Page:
5.1 Remote Pilot Competence

The existing requirements for Remote Pilot Competence remain in place. It is a legal requirement to have evidence that you are competent to operate your aircraft for anyone who is operating in accordance with our Authorisation except for those who:

  • only operate aircraft (without a camera) with an MTOM of less than 250g,
  • only operate indoors or only operate a control line or round the pole aircraft; (but operators of control line and round the pole aircraft with an MTOM exceeding 1Kg must now register as Operators).

There are three acceptable methods for BMFA members to show evidence of Remote Pilot Competence

  • Have a valid BMFA Registration Competency Certificate (RCC)******, or
  • Passing the CAA online DMARES test and having a ‘Flyer ID’, or
  • Have a BMFA Achievement Certificate that was obtained before 31/12/2020 and also have declared to the BMFA that they have read and understood the conditions and restrictions that apply when operating within our Article 16 authorisation. (N.B. Certificates gained after 31/12/2020 cannot be used) See section 14 below

Please note a Flyer ID is only required if you are using the CAA online DMARES test as your evidence.

The BMFA strongly recommend all members take and pass the updated Registration Competency Certificate as it is most relevant to how our members operate and is an excellent way of ensuring understanding of our Authorisation.

It is a requirement for anyone taking a new BMFA Achievement to show proof of one of the above methods. Any candidate who shows proof of a valid RCC obtained after 31/12/2020 will be exempt from answering the mandatory questions during the test.

Updated 17/05/2021

Source: Article 16 – Model Aircraft & Drone Flying – Be Lawful – Be Safe – Be Responsible

Just wondering here what a recreational area is as far as Article 16 is concerned?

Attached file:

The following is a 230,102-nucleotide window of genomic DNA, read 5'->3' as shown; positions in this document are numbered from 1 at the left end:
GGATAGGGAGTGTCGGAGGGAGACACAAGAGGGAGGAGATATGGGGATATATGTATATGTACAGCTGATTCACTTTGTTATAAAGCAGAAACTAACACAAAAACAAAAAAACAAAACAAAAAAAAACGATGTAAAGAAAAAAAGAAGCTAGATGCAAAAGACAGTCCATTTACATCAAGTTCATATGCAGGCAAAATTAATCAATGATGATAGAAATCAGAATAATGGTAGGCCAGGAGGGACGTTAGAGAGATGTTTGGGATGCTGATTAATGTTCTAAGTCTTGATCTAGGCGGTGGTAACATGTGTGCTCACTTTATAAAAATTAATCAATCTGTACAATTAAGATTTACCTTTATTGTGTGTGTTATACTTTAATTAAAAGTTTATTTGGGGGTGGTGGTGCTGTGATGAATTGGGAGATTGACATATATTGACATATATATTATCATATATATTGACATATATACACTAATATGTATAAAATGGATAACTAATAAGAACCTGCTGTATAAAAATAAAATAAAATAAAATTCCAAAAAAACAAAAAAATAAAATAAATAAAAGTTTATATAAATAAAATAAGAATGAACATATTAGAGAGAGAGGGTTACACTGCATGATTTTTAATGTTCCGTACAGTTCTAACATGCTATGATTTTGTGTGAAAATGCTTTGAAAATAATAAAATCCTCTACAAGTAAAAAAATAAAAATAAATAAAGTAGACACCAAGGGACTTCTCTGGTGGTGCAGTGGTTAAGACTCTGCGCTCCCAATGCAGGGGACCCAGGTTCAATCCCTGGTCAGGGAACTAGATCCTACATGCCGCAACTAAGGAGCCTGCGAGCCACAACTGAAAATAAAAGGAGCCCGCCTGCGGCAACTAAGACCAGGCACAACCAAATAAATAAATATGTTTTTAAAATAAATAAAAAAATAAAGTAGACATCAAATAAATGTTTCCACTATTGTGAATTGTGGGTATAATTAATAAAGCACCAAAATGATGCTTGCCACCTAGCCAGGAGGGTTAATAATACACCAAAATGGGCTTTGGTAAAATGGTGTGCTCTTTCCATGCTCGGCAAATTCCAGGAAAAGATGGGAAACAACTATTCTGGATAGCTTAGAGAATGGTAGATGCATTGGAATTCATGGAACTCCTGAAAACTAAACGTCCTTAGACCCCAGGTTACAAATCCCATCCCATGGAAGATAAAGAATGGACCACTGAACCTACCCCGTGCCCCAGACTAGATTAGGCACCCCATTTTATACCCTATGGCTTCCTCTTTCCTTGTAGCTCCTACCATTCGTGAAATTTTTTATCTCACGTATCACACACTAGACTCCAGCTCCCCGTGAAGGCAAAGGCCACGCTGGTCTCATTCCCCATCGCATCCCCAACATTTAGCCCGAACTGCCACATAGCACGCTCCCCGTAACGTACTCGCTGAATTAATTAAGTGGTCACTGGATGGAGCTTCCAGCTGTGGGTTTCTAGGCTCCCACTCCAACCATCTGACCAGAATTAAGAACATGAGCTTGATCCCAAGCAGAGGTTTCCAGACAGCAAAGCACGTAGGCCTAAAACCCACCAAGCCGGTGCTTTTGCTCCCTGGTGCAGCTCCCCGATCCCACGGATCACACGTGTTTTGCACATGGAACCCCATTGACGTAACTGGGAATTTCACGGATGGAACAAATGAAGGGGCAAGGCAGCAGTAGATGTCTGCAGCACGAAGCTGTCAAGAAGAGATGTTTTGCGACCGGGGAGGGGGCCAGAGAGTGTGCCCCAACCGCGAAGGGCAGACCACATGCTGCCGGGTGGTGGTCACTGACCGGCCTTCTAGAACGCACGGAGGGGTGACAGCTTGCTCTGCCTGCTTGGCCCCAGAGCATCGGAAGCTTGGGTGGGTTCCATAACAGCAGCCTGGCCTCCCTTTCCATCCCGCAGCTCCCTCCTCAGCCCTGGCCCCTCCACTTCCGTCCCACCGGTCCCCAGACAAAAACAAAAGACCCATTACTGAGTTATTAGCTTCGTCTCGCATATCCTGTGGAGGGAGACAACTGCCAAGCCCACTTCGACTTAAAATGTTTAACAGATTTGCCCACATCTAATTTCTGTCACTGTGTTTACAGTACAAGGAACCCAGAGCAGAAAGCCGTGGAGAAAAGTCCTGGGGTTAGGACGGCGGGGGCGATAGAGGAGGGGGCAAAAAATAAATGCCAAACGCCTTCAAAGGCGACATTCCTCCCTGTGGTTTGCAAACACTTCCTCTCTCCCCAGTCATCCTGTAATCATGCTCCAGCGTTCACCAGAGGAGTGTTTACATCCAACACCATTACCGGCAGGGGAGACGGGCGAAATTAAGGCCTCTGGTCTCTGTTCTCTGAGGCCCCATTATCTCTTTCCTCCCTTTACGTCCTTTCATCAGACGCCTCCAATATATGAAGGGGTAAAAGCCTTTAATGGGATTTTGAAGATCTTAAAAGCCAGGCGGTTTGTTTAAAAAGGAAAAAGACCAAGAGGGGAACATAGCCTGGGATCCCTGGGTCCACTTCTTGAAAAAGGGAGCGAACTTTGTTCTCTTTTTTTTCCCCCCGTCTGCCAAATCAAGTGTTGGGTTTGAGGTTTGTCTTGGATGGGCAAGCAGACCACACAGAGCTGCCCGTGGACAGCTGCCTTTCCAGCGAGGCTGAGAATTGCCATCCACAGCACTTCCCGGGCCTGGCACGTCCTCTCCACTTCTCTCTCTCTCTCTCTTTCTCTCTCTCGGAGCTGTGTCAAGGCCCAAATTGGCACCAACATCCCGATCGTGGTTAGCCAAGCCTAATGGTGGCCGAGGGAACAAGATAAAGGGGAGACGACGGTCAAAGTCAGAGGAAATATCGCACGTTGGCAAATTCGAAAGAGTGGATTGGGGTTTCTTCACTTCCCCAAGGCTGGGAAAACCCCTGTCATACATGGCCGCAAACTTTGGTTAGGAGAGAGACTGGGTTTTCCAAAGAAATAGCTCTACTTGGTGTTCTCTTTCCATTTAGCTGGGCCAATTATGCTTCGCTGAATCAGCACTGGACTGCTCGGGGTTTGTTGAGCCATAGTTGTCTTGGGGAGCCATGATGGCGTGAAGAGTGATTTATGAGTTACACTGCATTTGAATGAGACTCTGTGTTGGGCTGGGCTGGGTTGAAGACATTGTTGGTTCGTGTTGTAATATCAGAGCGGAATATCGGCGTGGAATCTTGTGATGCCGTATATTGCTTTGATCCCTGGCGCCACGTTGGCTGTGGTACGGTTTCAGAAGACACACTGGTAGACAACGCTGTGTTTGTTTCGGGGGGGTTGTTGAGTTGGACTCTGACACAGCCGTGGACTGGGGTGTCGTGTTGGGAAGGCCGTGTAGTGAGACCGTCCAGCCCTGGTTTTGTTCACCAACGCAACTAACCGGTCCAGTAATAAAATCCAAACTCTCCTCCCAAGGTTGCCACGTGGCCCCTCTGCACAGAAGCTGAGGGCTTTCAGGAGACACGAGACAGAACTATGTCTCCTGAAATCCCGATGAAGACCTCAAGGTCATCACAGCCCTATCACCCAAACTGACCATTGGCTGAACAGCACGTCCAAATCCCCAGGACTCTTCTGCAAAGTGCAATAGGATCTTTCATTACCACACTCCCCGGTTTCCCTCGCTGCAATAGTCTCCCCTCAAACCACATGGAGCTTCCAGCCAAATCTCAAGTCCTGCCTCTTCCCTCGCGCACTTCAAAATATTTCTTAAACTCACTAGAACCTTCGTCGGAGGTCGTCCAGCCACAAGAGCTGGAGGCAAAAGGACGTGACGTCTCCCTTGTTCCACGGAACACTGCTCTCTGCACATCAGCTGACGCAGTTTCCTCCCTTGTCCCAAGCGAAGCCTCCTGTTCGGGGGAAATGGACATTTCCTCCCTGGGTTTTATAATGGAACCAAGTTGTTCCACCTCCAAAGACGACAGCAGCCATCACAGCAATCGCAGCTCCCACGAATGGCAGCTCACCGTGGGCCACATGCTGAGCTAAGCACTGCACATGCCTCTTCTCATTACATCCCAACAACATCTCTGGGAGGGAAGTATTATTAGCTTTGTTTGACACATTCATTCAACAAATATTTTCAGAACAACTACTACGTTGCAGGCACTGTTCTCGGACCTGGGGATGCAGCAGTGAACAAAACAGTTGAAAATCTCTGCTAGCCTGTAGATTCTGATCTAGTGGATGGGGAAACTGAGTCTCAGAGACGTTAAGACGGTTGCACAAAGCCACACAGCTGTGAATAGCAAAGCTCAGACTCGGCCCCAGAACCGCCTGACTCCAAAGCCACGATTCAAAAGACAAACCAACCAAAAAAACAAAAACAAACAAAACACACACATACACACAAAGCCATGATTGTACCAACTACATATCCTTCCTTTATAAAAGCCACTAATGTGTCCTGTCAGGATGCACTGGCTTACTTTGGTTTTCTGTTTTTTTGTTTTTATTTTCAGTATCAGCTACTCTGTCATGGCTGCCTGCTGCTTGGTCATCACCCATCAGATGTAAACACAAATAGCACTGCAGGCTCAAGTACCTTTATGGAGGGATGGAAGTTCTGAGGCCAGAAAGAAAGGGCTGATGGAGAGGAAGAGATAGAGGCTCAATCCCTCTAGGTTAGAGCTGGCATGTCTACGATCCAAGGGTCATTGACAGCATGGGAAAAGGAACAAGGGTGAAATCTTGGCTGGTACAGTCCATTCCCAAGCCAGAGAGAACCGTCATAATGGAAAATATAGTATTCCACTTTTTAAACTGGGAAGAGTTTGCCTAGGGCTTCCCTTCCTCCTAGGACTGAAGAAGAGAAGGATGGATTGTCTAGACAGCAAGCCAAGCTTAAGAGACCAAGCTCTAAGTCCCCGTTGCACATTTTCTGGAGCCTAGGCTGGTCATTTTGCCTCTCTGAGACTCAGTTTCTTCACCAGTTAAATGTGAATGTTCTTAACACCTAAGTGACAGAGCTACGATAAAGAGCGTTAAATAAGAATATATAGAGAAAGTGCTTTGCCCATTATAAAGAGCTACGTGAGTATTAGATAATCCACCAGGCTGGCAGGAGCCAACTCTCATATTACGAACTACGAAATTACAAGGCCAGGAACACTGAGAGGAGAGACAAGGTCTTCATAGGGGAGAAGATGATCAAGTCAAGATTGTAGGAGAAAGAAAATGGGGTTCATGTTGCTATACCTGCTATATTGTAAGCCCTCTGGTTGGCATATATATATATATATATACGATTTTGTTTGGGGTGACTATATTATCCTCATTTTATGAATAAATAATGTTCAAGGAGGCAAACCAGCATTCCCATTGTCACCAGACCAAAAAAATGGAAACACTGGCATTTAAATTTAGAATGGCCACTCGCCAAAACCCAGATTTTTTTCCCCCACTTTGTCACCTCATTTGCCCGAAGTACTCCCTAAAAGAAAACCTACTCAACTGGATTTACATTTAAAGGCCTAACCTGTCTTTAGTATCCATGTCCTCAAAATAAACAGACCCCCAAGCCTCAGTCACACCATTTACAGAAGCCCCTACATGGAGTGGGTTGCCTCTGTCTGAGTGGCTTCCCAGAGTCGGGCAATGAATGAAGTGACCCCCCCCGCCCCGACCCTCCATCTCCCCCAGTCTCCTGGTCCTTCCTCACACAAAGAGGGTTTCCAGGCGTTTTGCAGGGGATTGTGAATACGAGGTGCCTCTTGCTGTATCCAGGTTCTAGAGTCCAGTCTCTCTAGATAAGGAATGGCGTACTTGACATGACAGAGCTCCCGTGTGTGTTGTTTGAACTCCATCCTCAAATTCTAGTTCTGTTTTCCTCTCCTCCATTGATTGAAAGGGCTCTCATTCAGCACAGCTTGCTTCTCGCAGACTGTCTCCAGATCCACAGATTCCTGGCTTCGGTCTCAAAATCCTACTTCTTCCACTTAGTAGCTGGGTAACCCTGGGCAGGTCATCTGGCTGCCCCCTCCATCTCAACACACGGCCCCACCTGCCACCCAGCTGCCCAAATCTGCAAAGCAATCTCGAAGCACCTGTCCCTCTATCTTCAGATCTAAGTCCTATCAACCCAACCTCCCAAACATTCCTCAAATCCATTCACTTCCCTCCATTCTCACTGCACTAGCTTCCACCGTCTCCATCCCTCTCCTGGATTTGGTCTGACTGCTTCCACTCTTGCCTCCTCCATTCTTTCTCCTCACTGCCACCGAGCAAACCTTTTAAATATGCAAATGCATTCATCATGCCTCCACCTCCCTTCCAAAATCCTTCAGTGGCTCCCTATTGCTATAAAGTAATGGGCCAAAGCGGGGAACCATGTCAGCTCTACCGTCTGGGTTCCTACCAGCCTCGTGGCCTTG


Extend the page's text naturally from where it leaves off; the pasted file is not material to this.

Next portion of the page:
Is it official parks, playgrounds or is it any open space where you can freely walk - which might have say a footpath crossing the land?

In other words is ‘recreational area’ defined?

Can a footway alongside a road be defined as a recreational area?

Parks, recreation and sports grounds, the beach etc. Not a footway alongside a road though.


Any idea about a footpath across a field?

I would assume not.

A public footpath only gives rights to pass along the path, it doesn’t actually change the purpose of the land so unless the field itself is substantially used for recreation area it’s a no.

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If, like me, you’re with FPV UK, then the question is moot. Their Article 16 OA makes no reference to a “recreational area”. I can’t speak for other flying clubs.

It says:

A built-up area which is only used substantially for recreational purposes may be considered a ‘suitable area’. Operation within such an area must be supported by a risk assessment.

Which, I think, answers the question.

I’m a member of the British Drone Flyers/BMFA, their Art16 authorisation also says the same thing. However the point is not moot. A built up area which is substantially used for recreational purposes is by definition a recreational area.

Based on the question @DroneGeek asked I assumed we were talking about a built up area.

Surely it would be the same as what the CAA defines as a recreational area?

Recreational areas include:

  • tourist attractions
  • sports facilities
  • beaches and parks
  • theme parks